Language, learning, identity, privilege
August 24, 2011, 4:06am
Manila Bulletin

MANILA, Philippines — English is the language of learning. I’ve known this since before I could go to school. As a toddler, my first study materials were a set of flash cards that my mother used to teach me the English alphabet.
My mother made home conducive to learning English: all my storybooks and coloring books were in English, and so were the cartoons I watched and the music I listened to. She required me to speak English at home. She even hired tutors to help me learn to read and write in English.

In school I learned to think in English. We used English to learn about numbers, equations and variables. With it we learned about observation and inference, the moon and the stars, monsoons and photosynthesis. With it we learned about shapes and colors, about meter and rhythm. I learned about God in English, and I prayed to Him in English.

Filipino, on the other hand, was always the ‘other’ subject — almost a special subject like PE or Home Economics, except that it was graded the same way as Science, Math, Religion, and English. My classmates and I used to complain about Filipino all the time. Filipino was a chore, like washing the dishes; it was not the language of learning. It was the language we used to speak to the people who washed our dishes.

We used to think learning Filipino was important because it was practical: Filipino was the language of the world outside the classroom. It was the language of the streets: it was how you spoke to the tindera when you went to the tindahan, what you used to tell your katulong that you had an utos, and how you texted manong when you needed “sundo na.”

These skills were required to survive in the outside world, because we are forced to relate with the tinderas and the manongs and the katulongs of this world. If we wanted to communicate to these people — or otherwise avoid being mugged on the jeepney — we needed to learn Filipino.

That being said though, I was proud of my proficiency with the language. Filipino was the language I used to speak with my cousins and uncles and grandparents in the province, so I never had much trouble reciting.

It was the reading and writing that was tedious and difficult. I spoke Filipino, but only when I was in a different world like the streets or the province; it did not come naturally to me. English was more natural; I read, wrote and thought in English. And so, in much of the same way that I learned German later on, I learned Filipino in terms of English. In this way I survived Filipino in high school, albeit with too many sentences that had the preposition ‘ay.’

It was really only in university that I began to grasp Filipino in terms of language and not just dialect. Filipino was not merely a peculiar variety of language, derived and continuously borrowing from the English and Spanish alphabets; it was its own system, with its own grammar, semantics, sounds, even symbols.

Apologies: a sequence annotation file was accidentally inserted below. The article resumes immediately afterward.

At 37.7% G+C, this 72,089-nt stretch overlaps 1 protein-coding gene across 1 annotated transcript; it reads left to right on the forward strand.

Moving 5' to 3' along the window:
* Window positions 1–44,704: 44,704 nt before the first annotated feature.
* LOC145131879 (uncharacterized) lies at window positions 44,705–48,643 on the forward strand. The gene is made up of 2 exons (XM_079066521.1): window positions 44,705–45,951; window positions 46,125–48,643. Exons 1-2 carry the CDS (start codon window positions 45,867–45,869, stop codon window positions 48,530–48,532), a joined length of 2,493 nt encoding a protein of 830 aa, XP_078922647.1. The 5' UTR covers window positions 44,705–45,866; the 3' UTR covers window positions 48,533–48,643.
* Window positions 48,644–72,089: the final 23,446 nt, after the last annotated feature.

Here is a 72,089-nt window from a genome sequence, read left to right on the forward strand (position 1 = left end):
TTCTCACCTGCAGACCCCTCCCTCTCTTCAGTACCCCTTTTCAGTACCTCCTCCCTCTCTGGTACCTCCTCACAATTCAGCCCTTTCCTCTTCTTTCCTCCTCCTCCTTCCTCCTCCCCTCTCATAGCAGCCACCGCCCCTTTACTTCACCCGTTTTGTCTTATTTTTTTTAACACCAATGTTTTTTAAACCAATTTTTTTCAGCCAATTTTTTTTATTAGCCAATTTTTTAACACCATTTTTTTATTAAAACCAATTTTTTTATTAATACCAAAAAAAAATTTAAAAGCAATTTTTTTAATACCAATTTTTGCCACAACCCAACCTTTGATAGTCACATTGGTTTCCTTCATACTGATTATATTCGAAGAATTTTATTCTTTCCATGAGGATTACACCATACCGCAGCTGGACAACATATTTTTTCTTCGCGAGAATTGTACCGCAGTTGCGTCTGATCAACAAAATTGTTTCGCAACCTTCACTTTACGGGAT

But more significantly, it was its own way of reading, writing, and thinking. There are ideas and concepts unique to Filipino that can never be translated into another. Try translating bayanihan, tagay, kilig or diskarte.

Only recently have I begun to grasp Filipino as the language of identity: the language of emotion, experience, and even of learning. And with this comes the realization that I do, in fact, smell worse than a malansang isda. My own language is foreign to me: I speak, think, read and write primarily in English. To borrow the terminology of Fr. Bulatao, I am a split-level Filipino.

But perhaps this is not so bad in a society of rotten beef and stinking fish. For while Filipino may be the language of identity, it is the language of the streets. It might have the capacity to be the language of learning, but it is not the language of the learned.

It is neither the language of the classroom and the laboratory, nor the language of the boardroom, the court room, or the operating room. It is not the language of privilege. I may be disconnected from my being Filipino, but with a tongue of privilege I will always have my connections.

So I have my education to thank for making English my mother language.

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118 thoughts on “JAMES SORIANO: LEARNED”

  1. Wait. English alphabet? Iba ba ‘yung alphabet natin sa alphabet ng Amerikano?!? Ano tayo? Russian? At kailan naging preposition ang “ay”? Mali ba ‘ko? (Seryoso. I’m not that great with Tagalog.)

    At bakit may dangling prepositions d’yan? Kung magpapakaplastik ka, eh di dapat: “the music to which I listen”. Potah. Don’t be maarte if you’re going to talisod-lisod all over the place with your English. Farker.

    And, by the way, he farking punctuates like a farking two-year-old. He should learn to use a comma.

    (By the way, no one language is better than another. They’re just different. This person should learn the language of tolerance. Farker.)


    1. Mejo nadokleng nga rin ako jan sa “ay” na yan dahil hindi sha pang-ukol (preposition) kung hindi isang pandiwa (verb) (translations in parenthesis for the benefit of Mr. Soriano). It is the equivalent of the verb “to be” in the infinitive form. Or, for Mr. Soriano’s benefit again, “sein” in German.

      Or maybe Mr. Soriano purposely put in these “errors” to make his point … that he is not adept in the Filipino language … you know…